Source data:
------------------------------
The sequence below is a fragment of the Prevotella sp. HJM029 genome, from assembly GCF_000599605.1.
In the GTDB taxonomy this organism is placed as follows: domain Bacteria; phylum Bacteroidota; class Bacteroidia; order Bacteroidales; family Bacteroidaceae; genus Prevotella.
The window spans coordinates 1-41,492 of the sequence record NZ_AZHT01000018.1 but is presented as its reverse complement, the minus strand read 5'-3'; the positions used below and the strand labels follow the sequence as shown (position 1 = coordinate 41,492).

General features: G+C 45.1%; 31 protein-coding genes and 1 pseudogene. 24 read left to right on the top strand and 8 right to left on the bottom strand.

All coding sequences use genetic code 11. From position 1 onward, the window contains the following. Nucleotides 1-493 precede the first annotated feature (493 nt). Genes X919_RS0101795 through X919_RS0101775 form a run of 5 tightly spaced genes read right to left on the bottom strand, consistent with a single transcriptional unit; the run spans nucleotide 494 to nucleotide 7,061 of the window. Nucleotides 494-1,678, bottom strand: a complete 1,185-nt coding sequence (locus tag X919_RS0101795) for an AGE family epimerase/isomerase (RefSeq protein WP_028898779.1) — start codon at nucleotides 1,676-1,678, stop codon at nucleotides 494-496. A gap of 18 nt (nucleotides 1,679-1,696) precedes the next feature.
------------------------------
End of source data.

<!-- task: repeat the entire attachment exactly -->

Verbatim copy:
The sequence below is a fragment of the Prevotella sp. HJM029 genome, from assembly GCF_000599605.1.
In the GTDB taxonomy this organism is placed as follows: domain Bacteria; phylum Bacteroidota; class Bacteroidia; order Bacteroidales; family Bacteroidaceae; genus Prevotella.
The window spans coordinates 1-41,492 of the sequence record NZ_AZHT01000018.1 but is presented as its reverse complement, the minus strand read 5'-3'; the positions used below and the strand labels follow the sequence as shown (position 1 = coordinate 41,492).

General features: G+C 45.1%; 31 protein-coding genes and 1 pseudogene. 24 read left to right on the top strand and 8 right to left on the bottom strand.

All coding sequences use genetic code 11. From position 1 onward, the window contains the following. Nucleotides 1-493 precede the first annotated feature (493 nt). Genes X919_RS0101795 through X919_RS0101775 form a run of 5 tightly spaced genes read right to left on the bottom strand, consistent with a single transcriptional unit; the run spans nucleotide 494 to nucleotide 7,061 of the window. Nucleotides 494-1,678, bottom strand: a complete 1,185-nt coding sequence (locus tag X919_RS0101795) for an AGE family epimerase/isomerase (RefSeq protein WP_028898779.1) — start codon at nucleotides 1,676-1,678, stop codon at nucleotides 494-496. A gap of 18 nt (nucleotides 1,679-1,696) precedes the next feature.